The growing discontentment

Recently at the NTU ministerial forum, a student asked SM Goh what could be done to give us a sense of belonging. I felt like I could connect to the student. I feel like I understand how he feels, even with all the defending Singapore statements. You see, I think the matter is rather serious when people like us start to feel lost. In NS, you have two general groups of people. People who are serving but do not see the point, and hence feel upset they have to serve. The second is people who see the point and feel the need to serve, and they are generally patriotic to the max. And when people like the student and I, who feel that NS is important, start to lose the sense of belonging and question what are we defending ultimately, I think this means the situation is growing out of hand.

Today someone wrote a letter to The Straits Times, and after reading it I felt that the person is probably out of touch with many of us. Even I, a student, can understand and empathise that foreigners are stealing the jobs.

But I want to address a paragraph in the letter:

It would be good for Mr Lim to ask himself why he was proud to be a Singaporean five to 10 years ago and what were the factors that made him feel so? What has changed since then? Have the changes made Singapore a worse place to live and work and bring up a family? The answer will be a definite ‘no’.

Why was I proud to be a Singaporean? Actually, I was proud to be a Singaporean simply because I was one. I felt I belonged and the future feels bright. What has changed since then? Well, suddenly everywhere in my school, I feel the presence of a particular group of people whose amounts seem to be starting to overwhelm us, and I feel like a minority, though that might be an exaggeration.

Have the changes made Singapore a worse place to live and work? Judging by how my Singaporean brothers and sisters seem to have much complains, I guess yes. It is harder now because of the competition. Bring up a family? Of course! Housing prices are sky high, people queue 5-6 years to get a flat and they don’t even really own it! How can the answer be a definite no? Are you living with your head in the sky?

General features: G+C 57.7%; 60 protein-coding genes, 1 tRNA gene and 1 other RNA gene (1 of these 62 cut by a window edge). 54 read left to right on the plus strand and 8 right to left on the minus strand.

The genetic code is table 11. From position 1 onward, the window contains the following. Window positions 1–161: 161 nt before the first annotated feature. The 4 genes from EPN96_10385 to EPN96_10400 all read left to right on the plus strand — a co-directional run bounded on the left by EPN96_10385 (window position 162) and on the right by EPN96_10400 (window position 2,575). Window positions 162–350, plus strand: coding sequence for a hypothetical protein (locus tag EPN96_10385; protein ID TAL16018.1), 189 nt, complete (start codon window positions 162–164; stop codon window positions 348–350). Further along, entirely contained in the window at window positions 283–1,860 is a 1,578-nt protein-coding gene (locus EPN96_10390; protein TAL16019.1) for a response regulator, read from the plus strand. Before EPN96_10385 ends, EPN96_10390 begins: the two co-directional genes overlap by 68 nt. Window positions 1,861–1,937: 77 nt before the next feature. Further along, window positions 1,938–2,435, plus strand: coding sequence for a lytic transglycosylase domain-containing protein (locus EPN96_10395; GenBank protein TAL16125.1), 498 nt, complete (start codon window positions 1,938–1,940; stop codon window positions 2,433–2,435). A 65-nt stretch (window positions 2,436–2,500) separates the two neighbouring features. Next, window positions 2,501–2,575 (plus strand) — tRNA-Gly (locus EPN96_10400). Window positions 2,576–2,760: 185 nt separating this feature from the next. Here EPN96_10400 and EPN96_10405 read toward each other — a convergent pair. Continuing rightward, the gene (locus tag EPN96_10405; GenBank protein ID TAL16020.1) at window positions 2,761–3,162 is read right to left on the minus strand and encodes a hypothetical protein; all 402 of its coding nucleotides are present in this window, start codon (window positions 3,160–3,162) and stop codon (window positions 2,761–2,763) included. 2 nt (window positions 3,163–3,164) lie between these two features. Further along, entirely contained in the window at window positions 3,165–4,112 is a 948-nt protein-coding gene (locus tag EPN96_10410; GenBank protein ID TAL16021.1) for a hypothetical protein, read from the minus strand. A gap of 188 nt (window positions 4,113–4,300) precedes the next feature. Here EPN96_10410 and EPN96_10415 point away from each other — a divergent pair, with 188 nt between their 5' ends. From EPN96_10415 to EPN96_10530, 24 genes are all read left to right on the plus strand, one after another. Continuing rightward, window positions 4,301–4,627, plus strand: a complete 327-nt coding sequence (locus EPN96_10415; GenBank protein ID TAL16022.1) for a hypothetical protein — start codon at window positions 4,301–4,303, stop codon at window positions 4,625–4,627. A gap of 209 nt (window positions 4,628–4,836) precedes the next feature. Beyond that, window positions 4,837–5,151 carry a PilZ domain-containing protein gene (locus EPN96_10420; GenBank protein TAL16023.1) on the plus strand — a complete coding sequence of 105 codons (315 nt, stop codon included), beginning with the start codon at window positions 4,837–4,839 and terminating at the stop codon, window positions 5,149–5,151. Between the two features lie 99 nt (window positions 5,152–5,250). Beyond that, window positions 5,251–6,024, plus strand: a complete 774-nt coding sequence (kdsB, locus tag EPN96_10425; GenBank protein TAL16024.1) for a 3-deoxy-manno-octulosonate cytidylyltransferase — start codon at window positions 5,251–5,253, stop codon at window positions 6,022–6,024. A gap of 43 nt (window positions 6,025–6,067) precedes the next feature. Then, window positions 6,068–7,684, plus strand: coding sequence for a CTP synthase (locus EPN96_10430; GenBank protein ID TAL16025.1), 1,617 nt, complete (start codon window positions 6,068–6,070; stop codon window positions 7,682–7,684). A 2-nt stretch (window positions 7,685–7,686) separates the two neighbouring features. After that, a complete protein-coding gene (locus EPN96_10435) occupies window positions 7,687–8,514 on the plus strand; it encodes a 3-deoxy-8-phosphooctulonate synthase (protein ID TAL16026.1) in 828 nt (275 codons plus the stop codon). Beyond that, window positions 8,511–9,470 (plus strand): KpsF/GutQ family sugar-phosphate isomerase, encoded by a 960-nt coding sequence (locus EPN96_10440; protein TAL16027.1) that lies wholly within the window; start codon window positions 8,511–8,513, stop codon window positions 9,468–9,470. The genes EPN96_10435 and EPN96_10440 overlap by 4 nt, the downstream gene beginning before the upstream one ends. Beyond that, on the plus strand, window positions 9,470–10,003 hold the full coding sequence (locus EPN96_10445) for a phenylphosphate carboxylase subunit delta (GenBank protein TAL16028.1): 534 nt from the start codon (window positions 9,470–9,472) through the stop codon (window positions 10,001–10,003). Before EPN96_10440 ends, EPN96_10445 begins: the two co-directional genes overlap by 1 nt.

But I agree, Singapore is doomed if we think this way. And hence it’s now time to correct the wrongs and un-doom us, if there is such a word. We are not the young generation complaining because we cannot handle the stress and competition. Take some time to listen and to understand that we are not. In fact, amongst us we have many passionate people who are willing to die for Singapore and are willing to contribute to this nation.

And here are the points we have to understand once and for all:

We are not against foreign workers who build our HDB flats
They are a necessity. We cannot do without them. We might not like them but we need them. At least they don’t steal our jobs because nobody wants to be a construction worker. So it’s nothing to do with those foreign workers. It’s the PMETs. And do you know when I learnt what PMETs stands for? When people complain about PMET jobs being stolen by FTs.

We are not against people willing to contribute to Singapore like we do
We welcome foreigners. We welcome them if they come with a true heart and treat us like equals. We welcome them if they want to stay and contribute to us. Not contribute to the economy by working, but contribute to society as a member of Singapore. Contributing few years and going off is NOTHING. We are doing the same except there is no going off. And we welcome talents who come in and show us better way to do things. We welcome all these people.

We are unhappy with “talents” that are questionable